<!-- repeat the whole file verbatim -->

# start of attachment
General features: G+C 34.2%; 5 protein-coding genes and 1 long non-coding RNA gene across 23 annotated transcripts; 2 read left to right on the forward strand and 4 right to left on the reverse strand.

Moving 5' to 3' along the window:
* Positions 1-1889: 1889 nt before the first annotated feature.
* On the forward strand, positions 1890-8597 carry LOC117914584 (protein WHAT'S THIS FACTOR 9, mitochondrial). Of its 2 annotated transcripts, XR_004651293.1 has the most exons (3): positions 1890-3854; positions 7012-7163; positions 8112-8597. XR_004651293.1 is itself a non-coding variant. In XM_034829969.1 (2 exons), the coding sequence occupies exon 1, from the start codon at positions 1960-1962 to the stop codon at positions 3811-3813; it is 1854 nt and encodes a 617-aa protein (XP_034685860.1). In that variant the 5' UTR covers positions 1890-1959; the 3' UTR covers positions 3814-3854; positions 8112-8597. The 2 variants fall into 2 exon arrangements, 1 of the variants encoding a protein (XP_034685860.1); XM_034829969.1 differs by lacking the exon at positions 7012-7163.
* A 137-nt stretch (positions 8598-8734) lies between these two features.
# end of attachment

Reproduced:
General features: G+C 34.2%; 5 protein-coding genes and 1 long non-coding RNA gene across 23 annotated transcripts; 2 read left to right on the forward strand and 4 right to left on the reverse strand.

Moving 5' to 3' along the window:
* Positions 1-1889: 1889 nt before the first annotated feature.
* On the forward strand, positions 1890-8597 carry LOC117914584 (protein WHAT'S THIS FACTOR 9, mitochondrial). Of its 2 annotated transcripts, XR_004651293.1 has the most exons (3): positions 1890-3854; positions 7012-7163; positions 8112-8597. XR_004651293.1 is itself a non-coding variant. In XM_034829969.1 (2 exons), the coding sequence occupies exon 1, from the start codon at positions 1960-1962 to the stop codon at positions 3811-3813; it is 1854 nt and encodes a 617-aa protein (XP_034685860.1). In that variant the 5' UTR covers positions 1890-1959; the 3' UTR covers positions 3814-3854; positions 8112-8597. The 2 variants fall into 2 exon arrangements, 1 of the variants encoding a protein (XP_034685860.1); XM_034829969.1 differs by lacking the exon at positions 7012-7163.
* A 137-nt stretch (positions 8598-8734) lies between these two features.